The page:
Here’s the disconnect, I believe: I never intended to make Jorn Barger into a founding father, or a counter-cultural variation on the theme of the iconic leader. I never meant to suggest that a self-respecting blogger ought to wear a t-shirt with Barger’s portrait on it.

          Maybe I sleep-walked into this. I should have known better than to do whatever I did to suggest Barger was a founding father — or The Founding Father — or even that any credit for his work would need to be deducted from anyone else’s credit for theirs. Interestingly, Scott appears to be on completely safe and unobjectionable ground invoking another great American archetype — the pioneer: according to his book, there were three great pioneers in the history of blogging: Justin Hall, Dave Winer, and Jorn Barger. I don’t see him catching much criticism from you for that particular choice of metaphor, probably because the pioneer is a far less problematic figure than the founding father and, of course, is a lot closer to the regular blogger: you could have a beer and a chat with the prospecting pioneer down at the local saloon, but social relations with the founding father were likely to be trickier and likely to involve a lot more social protocol: “Excuse me, Father Winthrop, could we discuss the sermon you delivered yesterday? About that City on the Hill?” Good job Scott never appeared to be saying Justin Hall was a founding father.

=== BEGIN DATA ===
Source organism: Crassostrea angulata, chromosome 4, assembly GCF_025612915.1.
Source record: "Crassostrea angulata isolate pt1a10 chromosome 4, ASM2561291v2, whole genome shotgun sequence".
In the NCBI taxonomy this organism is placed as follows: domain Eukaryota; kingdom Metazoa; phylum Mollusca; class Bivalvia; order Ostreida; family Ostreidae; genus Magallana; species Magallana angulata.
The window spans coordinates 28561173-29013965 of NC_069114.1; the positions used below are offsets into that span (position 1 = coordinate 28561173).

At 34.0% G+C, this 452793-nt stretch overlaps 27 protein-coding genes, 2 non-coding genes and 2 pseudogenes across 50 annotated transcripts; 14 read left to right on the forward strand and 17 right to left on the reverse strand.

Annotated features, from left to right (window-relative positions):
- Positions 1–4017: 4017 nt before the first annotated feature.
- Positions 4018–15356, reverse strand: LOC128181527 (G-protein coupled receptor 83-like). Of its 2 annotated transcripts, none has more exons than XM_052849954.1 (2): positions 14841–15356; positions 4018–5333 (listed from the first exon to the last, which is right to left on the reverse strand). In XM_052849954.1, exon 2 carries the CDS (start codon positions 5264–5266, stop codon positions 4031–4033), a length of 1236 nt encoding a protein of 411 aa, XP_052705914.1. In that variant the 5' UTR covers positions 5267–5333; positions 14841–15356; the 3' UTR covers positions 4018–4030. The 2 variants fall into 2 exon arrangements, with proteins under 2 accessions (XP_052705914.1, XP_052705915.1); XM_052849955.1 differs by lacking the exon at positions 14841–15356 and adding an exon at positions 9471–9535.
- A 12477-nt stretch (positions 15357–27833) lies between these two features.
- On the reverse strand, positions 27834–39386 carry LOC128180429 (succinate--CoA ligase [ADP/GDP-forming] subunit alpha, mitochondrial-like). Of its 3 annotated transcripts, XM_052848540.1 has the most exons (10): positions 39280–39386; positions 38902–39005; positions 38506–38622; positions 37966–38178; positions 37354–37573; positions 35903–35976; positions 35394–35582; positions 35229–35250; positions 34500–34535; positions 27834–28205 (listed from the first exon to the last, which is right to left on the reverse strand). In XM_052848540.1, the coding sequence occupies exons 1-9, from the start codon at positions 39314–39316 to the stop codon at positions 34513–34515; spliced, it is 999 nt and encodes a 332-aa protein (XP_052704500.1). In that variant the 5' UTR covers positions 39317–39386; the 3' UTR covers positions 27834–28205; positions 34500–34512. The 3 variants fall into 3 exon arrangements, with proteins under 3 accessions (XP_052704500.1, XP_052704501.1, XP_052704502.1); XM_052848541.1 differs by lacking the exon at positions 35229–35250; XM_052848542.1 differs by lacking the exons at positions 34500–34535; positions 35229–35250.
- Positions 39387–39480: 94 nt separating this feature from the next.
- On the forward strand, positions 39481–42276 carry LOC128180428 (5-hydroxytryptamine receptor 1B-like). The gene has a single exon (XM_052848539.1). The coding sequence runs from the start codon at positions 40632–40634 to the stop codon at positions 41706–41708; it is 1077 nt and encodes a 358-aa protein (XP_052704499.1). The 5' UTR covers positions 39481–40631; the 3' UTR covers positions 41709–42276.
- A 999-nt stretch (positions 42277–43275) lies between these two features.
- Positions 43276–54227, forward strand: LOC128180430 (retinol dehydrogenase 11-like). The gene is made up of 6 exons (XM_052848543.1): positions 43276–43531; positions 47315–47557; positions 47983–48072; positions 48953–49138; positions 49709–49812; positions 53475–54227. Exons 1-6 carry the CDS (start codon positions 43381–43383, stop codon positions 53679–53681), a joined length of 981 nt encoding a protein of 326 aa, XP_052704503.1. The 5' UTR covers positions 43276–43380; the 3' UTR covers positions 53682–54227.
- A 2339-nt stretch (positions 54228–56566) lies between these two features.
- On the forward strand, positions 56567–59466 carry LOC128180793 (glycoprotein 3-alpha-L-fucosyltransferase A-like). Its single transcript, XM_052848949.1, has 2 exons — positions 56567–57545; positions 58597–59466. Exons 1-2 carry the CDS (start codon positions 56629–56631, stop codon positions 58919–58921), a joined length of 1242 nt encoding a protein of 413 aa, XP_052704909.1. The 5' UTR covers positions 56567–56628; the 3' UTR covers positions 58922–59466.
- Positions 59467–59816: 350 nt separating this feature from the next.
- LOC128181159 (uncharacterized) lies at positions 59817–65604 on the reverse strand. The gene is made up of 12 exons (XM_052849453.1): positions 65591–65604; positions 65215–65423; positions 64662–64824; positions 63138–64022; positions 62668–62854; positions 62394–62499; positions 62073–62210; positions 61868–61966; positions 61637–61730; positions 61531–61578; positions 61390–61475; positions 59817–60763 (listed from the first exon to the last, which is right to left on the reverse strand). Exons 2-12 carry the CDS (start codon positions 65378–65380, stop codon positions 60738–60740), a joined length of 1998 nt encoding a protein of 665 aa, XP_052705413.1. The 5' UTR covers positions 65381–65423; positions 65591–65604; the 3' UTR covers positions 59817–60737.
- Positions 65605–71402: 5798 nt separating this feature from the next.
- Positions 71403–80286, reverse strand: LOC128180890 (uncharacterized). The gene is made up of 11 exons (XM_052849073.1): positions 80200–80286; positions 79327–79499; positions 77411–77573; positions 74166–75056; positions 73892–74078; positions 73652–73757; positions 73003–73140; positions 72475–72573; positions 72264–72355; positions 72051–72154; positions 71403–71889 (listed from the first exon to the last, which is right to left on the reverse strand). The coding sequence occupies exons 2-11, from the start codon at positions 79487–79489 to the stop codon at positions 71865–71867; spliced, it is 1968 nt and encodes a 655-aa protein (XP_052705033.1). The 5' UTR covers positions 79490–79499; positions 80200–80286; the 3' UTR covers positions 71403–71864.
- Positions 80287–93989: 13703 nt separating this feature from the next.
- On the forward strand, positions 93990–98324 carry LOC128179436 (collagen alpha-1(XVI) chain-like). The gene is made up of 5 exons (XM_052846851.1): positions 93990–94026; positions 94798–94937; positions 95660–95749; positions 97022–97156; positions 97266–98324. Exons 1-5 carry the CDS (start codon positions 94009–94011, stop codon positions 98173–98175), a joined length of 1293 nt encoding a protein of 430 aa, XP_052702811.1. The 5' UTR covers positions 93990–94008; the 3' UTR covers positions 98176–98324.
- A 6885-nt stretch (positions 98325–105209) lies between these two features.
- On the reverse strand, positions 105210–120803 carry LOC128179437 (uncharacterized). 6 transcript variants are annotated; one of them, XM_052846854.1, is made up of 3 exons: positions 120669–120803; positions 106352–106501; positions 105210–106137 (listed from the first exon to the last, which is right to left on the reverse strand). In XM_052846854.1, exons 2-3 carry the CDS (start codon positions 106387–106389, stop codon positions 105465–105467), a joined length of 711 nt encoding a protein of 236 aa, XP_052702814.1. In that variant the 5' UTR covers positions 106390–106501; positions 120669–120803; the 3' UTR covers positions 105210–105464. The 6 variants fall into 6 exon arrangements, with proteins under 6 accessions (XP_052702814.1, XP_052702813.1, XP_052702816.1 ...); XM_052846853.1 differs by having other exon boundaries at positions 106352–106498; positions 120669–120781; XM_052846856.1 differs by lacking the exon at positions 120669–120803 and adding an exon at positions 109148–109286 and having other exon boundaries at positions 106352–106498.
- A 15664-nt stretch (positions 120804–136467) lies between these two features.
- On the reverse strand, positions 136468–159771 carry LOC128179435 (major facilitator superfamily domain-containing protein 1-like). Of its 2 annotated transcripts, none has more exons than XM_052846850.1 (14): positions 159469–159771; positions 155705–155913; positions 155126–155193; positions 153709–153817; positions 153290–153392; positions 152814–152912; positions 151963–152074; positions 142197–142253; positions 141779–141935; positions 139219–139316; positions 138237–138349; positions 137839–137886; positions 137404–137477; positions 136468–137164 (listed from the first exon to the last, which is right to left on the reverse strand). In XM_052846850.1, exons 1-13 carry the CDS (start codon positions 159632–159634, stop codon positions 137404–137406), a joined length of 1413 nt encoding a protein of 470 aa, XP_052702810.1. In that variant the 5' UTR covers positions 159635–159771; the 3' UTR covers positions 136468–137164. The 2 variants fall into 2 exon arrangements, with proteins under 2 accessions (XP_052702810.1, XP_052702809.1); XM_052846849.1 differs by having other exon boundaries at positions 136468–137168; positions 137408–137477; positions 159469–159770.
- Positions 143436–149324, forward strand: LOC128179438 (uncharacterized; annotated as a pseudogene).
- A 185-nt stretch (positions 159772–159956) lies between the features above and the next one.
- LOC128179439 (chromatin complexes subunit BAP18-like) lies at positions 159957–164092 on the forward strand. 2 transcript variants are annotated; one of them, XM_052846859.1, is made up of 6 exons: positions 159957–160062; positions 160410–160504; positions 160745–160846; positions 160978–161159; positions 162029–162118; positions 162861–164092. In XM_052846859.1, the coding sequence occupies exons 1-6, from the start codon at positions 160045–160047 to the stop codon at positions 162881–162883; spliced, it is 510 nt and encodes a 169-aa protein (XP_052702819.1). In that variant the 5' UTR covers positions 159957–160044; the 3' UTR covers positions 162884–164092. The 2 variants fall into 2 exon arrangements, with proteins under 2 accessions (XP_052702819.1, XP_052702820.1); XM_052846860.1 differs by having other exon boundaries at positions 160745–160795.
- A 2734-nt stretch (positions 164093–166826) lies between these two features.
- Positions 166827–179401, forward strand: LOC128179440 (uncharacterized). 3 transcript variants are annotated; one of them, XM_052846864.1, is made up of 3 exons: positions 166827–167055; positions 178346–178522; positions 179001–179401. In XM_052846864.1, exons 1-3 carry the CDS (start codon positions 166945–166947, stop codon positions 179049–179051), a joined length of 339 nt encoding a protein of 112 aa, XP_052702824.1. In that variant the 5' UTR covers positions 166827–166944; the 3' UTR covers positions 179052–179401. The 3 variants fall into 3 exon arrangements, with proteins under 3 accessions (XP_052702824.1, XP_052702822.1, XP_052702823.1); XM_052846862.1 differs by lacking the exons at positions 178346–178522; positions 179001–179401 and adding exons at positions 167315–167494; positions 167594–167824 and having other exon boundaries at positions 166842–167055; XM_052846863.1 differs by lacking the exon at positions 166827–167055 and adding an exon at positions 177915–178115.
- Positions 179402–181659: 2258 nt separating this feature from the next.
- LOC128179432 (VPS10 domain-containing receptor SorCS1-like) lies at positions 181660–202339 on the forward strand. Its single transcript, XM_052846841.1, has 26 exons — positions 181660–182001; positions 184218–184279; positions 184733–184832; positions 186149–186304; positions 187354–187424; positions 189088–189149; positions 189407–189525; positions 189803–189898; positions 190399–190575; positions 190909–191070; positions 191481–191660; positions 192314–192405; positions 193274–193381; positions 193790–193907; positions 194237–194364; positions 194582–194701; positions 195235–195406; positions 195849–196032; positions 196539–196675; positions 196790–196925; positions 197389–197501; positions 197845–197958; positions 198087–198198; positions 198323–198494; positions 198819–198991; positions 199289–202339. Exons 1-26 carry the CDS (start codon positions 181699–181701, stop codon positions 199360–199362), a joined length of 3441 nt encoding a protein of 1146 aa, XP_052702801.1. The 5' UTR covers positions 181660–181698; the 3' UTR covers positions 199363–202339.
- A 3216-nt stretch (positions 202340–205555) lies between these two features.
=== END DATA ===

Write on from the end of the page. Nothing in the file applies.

My conference paper is a conference paper. Obviously it’s got its shortcomings. I’ve learned a lot from you about what those shortcomings are, where I need to dig deeper, and where I need to avoid cultural archetypes that convey the wrong idea about what it’s supposed to explain. Thanks!

          Give me some time to revise that thing and I’ll make it into something better.